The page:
In case her stunning relief pendants, depicting Romans doing as Romans do, do not excite your sense of history; in case her tiny silver replicas of bread found still sitting in Pompeiian ovens, or her evocative and emeralds, are somehow not enough to inspire in you a sense of what living and dying in Pompeii would have been like, then “Ancient Echoes” is your solution.

Carried in a sentimental, yet elegant necklace of gold, there rests the cameo of a beautiful woman’s face, surrounded by heart-like shapes depicting her covetability. Her soft, enigmatic features have all been lovingly carved from a smooth, cool-colored stone that is not immediately identifiable to the untrained eye…it is, in fact, an actual specimen of Vesuvian lava, carved from the very rock that spelled out destruction for the idyllic resort town of Pompeii all the way back in 79 A.D.

This simple, yet lovely cameo has left many a bookmark between the pages of the centuries that it has travelled since the great eruption where it hurdled, boiling and red hot, through the air and into the homes of the Pompeiian elite. The female form on the lava came into being much later, being carved into the volcanic rock as late as the 18th century (or as the ever-romantic Eve calls it, the time of Jane Austen.) It took almost another 200 years, near the dawn of the 21st century and over 2,000 years since the eruption of Vesuvius, for the cameo to pass into the skilled hands of Eve Alfillé and be made back into a wearable piece immortalizing its heritage.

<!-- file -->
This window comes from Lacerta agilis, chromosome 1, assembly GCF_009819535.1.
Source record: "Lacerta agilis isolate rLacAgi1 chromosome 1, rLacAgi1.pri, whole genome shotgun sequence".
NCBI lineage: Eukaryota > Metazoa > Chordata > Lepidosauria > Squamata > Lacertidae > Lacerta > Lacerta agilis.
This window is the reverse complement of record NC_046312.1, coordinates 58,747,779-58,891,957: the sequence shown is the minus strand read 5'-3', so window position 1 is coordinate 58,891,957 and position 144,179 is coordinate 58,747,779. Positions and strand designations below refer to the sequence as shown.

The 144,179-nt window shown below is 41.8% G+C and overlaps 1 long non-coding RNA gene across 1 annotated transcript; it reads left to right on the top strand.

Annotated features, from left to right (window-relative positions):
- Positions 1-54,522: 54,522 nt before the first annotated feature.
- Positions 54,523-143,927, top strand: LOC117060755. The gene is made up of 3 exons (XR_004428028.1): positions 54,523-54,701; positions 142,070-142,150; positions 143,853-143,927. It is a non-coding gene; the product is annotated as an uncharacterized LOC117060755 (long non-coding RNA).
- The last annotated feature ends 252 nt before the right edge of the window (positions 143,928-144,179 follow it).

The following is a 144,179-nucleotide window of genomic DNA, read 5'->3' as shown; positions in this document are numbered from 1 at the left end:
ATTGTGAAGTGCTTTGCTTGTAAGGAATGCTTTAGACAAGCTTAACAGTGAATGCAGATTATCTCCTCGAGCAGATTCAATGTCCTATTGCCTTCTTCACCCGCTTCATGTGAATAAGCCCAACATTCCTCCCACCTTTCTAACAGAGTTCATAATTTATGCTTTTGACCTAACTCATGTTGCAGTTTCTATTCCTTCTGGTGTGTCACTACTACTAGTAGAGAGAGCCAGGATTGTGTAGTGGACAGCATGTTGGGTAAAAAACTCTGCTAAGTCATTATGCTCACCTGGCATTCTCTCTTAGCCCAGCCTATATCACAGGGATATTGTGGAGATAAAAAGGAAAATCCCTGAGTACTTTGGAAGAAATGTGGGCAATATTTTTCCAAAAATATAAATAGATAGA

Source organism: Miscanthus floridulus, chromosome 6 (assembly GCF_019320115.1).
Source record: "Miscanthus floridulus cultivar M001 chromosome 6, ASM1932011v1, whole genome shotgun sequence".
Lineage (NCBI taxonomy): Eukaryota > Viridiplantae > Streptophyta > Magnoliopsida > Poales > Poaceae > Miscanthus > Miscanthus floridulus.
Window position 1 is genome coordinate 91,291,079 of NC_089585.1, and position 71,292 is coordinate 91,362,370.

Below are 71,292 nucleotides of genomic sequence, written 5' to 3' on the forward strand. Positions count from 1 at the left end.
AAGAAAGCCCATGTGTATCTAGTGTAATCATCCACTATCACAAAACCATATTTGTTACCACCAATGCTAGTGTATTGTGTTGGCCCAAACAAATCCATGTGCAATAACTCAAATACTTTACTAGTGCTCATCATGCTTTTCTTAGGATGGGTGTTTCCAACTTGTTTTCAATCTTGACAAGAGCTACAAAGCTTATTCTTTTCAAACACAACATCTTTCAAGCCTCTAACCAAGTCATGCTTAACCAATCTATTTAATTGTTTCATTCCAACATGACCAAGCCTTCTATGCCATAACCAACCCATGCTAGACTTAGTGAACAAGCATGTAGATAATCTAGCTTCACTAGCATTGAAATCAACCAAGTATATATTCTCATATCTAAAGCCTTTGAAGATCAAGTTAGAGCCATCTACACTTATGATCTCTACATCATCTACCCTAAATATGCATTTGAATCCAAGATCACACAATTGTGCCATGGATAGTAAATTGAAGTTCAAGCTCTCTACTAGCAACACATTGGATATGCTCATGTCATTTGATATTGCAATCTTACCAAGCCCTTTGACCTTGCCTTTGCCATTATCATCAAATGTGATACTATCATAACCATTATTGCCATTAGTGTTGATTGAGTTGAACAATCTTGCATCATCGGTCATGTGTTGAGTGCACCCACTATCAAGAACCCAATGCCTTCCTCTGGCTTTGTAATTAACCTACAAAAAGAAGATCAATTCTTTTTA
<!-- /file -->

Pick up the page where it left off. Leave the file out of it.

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“Via della Fortuna” necklace ©Eve Alfillé, Photo by: Matt Arden.

Today you can see her at the gallery, along with her lovely sister, “Via della Fortuna,” both politely waiting, as they have done for centuries, to again be bestowed with the gifts of life and of motion.